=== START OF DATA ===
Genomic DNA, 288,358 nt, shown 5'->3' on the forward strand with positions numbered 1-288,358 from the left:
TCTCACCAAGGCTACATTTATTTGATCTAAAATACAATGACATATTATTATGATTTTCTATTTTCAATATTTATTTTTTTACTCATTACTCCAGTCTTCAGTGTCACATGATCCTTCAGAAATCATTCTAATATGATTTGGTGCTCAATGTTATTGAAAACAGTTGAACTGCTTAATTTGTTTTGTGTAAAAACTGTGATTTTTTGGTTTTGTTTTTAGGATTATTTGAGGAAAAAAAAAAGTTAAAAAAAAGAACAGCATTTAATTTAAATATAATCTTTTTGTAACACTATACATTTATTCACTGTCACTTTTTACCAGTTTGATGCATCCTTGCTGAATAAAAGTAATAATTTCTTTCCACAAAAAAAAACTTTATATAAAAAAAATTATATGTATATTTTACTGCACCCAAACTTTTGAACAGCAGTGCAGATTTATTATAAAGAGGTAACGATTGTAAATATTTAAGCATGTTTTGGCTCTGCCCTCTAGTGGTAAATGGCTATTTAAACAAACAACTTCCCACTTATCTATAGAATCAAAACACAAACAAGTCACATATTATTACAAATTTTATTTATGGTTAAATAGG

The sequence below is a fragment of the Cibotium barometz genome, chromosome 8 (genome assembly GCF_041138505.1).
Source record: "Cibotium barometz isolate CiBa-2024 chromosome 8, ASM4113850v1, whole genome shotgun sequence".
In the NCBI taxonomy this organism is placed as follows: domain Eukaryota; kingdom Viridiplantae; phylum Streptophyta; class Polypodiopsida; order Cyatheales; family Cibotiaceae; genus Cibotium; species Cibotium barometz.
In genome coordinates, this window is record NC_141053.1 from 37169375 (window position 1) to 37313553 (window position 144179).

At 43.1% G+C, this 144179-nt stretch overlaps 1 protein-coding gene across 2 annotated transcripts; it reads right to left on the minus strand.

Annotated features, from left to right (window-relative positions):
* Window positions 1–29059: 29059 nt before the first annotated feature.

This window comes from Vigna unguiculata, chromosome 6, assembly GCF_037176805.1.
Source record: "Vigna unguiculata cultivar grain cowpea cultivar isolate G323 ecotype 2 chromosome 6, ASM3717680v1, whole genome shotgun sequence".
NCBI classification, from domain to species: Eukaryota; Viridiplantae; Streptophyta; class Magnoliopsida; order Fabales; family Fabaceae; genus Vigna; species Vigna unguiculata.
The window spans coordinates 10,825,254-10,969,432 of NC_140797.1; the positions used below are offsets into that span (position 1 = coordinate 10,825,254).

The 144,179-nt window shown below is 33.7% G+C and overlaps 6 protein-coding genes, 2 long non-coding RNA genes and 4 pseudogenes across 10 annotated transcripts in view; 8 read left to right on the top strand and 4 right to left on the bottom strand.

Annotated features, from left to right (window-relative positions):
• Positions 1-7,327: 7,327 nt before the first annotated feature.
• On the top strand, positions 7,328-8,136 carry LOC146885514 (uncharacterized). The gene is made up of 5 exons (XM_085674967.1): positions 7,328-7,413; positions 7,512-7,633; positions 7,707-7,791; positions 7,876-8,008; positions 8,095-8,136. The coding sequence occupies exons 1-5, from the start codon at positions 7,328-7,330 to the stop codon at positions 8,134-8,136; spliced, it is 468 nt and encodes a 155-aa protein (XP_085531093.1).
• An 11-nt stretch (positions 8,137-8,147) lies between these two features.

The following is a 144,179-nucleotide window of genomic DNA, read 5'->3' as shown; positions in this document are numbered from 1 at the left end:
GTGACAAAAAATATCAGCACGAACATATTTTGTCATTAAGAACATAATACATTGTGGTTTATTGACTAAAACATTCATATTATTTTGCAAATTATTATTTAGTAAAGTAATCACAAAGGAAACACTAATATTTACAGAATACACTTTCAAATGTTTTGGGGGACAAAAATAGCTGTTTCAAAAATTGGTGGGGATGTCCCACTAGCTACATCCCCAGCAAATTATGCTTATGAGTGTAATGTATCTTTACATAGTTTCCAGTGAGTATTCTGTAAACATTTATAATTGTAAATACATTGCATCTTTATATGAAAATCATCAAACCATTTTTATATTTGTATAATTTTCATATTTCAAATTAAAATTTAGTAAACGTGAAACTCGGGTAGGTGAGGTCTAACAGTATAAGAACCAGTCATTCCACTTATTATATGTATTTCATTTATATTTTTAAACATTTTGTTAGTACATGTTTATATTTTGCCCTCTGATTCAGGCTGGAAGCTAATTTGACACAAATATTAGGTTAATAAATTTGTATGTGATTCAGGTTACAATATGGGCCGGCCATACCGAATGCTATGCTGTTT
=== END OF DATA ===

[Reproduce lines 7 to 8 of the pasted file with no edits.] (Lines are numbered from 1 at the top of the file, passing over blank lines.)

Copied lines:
At 43.1% G+C, this 144179-nt stretch overlaps 1 protein-coding gene across 2 annotated transcripts; it reads right to left on the minus strand.

Annotated features, from left to right (window-relative positions):